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Mass. gov names Barbara Lenk to high court


Mass. gov names Barbara Lenk to high court

Barbara Lenk, who would be the first openly gay Supreme Judicial Court (SJC) justice, was nominated Monday by Gov. Deval Patrick to fill an open slot on Massachusetts’ highest court.

Patrick said he was honored to nominate Lenk.

“She is a brilliant and thoughtful jurist, with a deep sense of justice,” the governor said. “Justice Lenk will continue to make extraordinary contributions to the Commonwealth and our judicial system as a member of the highest court.”

If confirmed, Lenk, a state appellate court justice, would succeed Judith Cowin, who is retiring this month after 11 years as an associate justice on the high court.

The nomination of Lenk to the high court marks another in a series of firsts for Patrick. Last year, he elevated Roderick Ireland from associate justice to become the state’s first black chief justice.

Earlier this year, Patrick appointed Fernande “Nan” Duffly to associate justice, making her the first person of Asian American descent to serve on the SJC.

The nomination of the first gay justice comes nearly eight years after an historic Supreme Judicial Court that made Massachusetts the first state in the nation to allow gay marriage.

Lenk, a Carlisle resident, married her partner following the ruling.

At a news conference, she said the high court’s gay marriage ruling was “not the only decision that has had an impact on my life as a citizen.”

“Justice Lenk’s personal experiences and non-traditional family background will bring much needed empathy to the court as it grapples with the growing complex and diverse societal issues facing the bench,” Massachusetts Bar Association president Denise Squillante said in a statement.

A native of Queens, N.Y., Lenk was appointed to the Massachusetts Superior Court by former Gov. William Weld in 1993 and was named to the appeals court in 1995. She had been considered as a candidate for previous vacancies on the high court.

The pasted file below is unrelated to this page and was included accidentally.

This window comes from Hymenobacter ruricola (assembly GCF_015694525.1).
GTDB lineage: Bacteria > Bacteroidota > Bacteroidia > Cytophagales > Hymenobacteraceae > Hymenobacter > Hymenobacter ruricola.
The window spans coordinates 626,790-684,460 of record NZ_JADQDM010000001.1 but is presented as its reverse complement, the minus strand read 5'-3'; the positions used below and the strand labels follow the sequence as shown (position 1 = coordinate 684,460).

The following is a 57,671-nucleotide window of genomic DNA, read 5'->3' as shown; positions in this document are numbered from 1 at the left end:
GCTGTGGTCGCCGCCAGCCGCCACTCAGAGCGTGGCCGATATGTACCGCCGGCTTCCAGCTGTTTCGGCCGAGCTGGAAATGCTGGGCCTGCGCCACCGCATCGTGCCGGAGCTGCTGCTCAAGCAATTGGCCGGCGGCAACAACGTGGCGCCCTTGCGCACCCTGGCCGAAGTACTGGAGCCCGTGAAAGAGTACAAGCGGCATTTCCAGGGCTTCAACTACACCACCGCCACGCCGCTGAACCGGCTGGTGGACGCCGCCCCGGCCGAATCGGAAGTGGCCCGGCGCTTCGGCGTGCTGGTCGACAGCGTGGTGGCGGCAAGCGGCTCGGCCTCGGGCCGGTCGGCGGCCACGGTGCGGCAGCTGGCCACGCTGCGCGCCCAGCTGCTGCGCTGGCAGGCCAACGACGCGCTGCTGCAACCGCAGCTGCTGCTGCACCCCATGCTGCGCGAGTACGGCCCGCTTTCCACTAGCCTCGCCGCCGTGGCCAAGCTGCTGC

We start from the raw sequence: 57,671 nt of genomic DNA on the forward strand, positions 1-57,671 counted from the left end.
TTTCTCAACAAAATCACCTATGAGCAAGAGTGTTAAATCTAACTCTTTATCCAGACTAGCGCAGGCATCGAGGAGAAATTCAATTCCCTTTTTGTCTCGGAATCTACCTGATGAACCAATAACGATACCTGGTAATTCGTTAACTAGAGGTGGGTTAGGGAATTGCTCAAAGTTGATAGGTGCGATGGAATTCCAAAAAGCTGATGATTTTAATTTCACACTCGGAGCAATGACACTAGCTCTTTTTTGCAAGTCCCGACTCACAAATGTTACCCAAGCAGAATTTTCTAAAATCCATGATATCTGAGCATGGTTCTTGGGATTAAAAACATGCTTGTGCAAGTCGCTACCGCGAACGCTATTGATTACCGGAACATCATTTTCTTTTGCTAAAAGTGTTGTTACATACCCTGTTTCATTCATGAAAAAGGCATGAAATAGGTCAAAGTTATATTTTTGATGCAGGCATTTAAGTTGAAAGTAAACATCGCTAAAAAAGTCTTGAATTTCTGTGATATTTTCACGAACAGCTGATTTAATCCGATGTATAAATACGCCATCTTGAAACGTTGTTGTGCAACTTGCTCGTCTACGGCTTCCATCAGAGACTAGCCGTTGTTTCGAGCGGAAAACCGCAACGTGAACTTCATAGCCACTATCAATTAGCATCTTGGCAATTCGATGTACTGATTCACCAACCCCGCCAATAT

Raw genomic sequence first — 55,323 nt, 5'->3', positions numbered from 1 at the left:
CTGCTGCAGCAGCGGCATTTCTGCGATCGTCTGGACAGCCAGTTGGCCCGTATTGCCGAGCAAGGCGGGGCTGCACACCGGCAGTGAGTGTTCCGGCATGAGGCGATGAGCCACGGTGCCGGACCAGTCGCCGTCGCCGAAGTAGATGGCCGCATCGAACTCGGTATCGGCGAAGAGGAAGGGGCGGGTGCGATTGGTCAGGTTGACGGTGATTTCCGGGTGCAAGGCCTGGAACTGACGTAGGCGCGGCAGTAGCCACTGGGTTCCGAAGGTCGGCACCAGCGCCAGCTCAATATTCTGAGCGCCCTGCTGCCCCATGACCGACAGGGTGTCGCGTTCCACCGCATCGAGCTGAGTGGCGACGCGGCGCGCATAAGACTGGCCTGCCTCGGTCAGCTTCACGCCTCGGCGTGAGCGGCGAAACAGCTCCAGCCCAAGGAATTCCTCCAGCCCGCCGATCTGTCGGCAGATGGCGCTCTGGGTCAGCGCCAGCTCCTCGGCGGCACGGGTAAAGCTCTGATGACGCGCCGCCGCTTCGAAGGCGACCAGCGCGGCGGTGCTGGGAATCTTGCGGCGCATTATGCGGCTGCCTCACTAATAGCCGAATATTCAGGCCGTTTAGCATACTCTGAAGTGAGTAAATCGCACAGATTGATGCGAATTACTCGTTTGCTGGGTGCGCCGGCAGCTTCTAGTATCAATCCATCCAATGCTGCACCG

Lenk graduated from Harvard Law School in 1979 and joined the law firm of Brown, Rudnick, Freed and Gesmer, later becoming a partner and specializing in First Amendment issues, according to her biography.

She chaired the Massachusetts Appeals Court Personnel Committee and was a former chair of the board of editors of the Boston Bar Journal. She is also a trustee of Western New England College in Springfield.

All judicial nominations must be approved by the Governor’s Council.

Mass. gov. ‘sick of excuses’ from health insurers

Gov. Deval Patrick says he is sick of hearing “excuses” from health insurance companies for why they can’t lower premiums, but he’s stopping short of directly criticizing not-for-profit insurers that pay their board members.

During his monthly radio appearance on WTKK-FM, the governor was asked last week about the announcements from Harvard Pilgrim Health Care and Tufts Health Plan that they would continue paying the board.

Patrick said he understands why the public feels angry and “victimized” about the issue, but added: “I’m trying to pick my fights.”

The governor said his focus is on lowering the cost of health care for consumers. He would not take a position on legislation that would outlaw board compensation for nonprofits.

Associated Press